“I can’t prevent whatever it is that’s going to happen to me, but I will be damned if I’m gonna put other people at risk.”
On a mission from the Monitor, Oliver finds himself on another earth where familiar faces, some long dead, has him re-evaluating his importance in the lives of those he loves while the certainty of his future fate may not be inevitable.
One of the more captivating aspects of “Starling City” is how it drops the viewer into Oliver’s situation with nary an explanation about what the frack is going on. Back on Lian Yu, Batman’s cowl on the pike instead of Deathstroke’s, it’s one of those twisted beginnings that forces you to pay attention at how the story unfolds. And, more than any other Arrow in recent memory, it plays to the nostalgia of seasons past when Oliver’s reunited with his mother Moira, best friend Tommy, and others he’s not quite as happy to see in Adrian Chase and Malcolm Merlyn. But aside from those wonderful trips down memory lane (more on that ahead), “Starling City” finally sheds light on Oliver’s conversation with the Monitor in last year’s season finale.
Knowing that he’s slated to die, Oliver’s on a mission to gather dwarf star particles at the Monitor’s behest, though the being refuses to share his reasoning behind Oliver’s mission, only that this particular world (Earth-2, I believe) out of the multitude is one where these particles can be obtained. It’s an easy enough mission, except when Oliver runs across the Dark Archer.
Being that this is an Elseworlds of sorts, Malcolm does not reprise his role as the dark Archer, as was the case in the more familiar Arrow-verse. Instead, his son Tommy has taken on that mantle, the frustration and rage at being unable to save Thea from OD’ing driving Tommy to gain vengeance on the Glades, where the drugs that killed her originated. It’s a fascinating bait-and-switch, this version of the Undertaking, though the resolution of this storyline is one of the weaker aspects of “Starling City”. An arc that took place over the entire first season cannot be done justice in a 60-minute window. Still, watching Oliver reconnect with these long-dead characters—and that includes some great moments of machismo between him and Adrian Chase, this world’s ‘Hood’—gives a welcome spark to the premiere that will hopefully carry on throughout the shortened final season.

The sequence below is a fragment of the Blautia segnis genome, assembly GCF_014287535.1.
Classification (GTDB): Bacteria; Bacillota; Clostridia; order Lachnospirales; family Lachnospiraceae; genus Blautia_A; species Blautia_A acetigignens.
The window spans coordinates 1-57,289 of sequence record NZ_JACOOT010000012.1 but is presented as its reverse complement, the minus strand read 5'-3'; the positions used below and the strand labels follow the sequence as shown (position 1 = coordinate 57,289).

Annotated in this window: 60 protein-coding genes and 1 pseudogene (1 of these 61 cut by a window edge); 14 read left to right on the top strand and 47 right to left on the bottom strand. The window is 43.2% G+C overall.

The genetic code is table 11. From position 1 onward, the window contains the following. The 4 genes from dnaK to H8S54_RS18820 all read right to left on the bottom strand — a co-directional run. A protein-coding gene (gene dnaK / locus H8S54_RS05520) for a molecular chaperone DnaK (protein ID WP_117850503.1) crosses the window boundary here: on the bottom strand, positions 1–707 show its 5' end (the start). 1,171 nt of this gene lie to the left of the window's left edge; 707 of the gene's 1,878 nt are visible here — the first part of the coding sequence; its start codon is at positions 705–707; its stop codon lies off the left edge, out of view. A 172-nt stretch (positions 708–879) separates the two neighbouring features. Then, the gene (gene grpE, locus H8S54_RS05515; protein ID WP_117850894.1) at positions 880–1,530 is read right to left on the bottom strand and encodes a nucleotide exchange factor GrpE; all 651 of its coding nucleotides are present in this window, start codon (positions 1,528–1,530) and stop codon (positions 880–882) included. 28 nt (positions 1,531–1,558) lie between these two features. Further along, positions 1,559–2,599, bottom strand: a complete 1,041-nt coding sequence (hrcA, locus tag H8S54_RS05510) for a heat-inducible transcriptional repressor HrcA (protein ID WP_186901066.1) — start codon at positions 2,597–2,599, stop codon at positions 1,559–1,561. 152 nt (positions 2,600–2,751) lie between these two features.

Like The Flash, everything on Arrow is a path leading to the highly anticipated crossover. It’s not just the Monitor’s role in “Starling City” that makes this the case, but the final moment when Oliver, Diggle, and Laurel watch as the antimatter wave rolls through Earth-2, removing everyone it touches from existence. Oliver watches on, helpless as first Moira and then Tommy are dusted before him, the similarities to Infinity War undeniable. Yet even with some of the issues that have harangued this show for years—particularly the inconsistency and unoriginality in the fight scenes (though Oliver’s one-on-one with Adrian Chase/the Hood is fantastic)—the sense of urgency that “Starling City” provides suggests that this will be an Arrow season unlike any other. With its shortened order of episodes, there’s not much room for tackling storylines and character development that doesn’t pay dividends towards the end game. This tighter rein can hopefully blast away the show’s tendency to lag and introduce unnecessary plot lines. At worst, “Starling City” is a powerful start on our road to the end of Oliver Queen and Arrow. At best, it’s a sign that the final season may be the best yet, even overtaking the incredible season two.
You Will Save This City Existence
- The best thing about these ‘what if’ stories is putting familiar characters into unfamiliar roles. Though we get Oliver, Diggle, and the reformed Earth-2 Laurel, seeing the other characters in such a different light was a big part of the episode’s entertainment value. Malcolm cowering for his life instead of seeing the bad-ass we’ve come to know and loathe, Tommy being driven by anger and loss, a somewhat sane Adrian Chase fighting the good fight (and possibly being mentored by Batman himself); it’s such a great change to the series’ meta and is done well enough that I lament the fact we won’t be able to see more of these role-reversals going forward.
- For all that “Starling City” does well, it still has one massive albatross that brings it down. While I respect what the writers are trying to do with the flash-forward, it just doesn’t work. Whether it’s the characters or the narrative itself, nothing about the new Team Arrow captivates me, and that goes all the way back to their introduction last season. Maybe things will get better as the season goes on but at the moment, these peeks into the future are doing nothing but taking valuable story time away from what truly matters.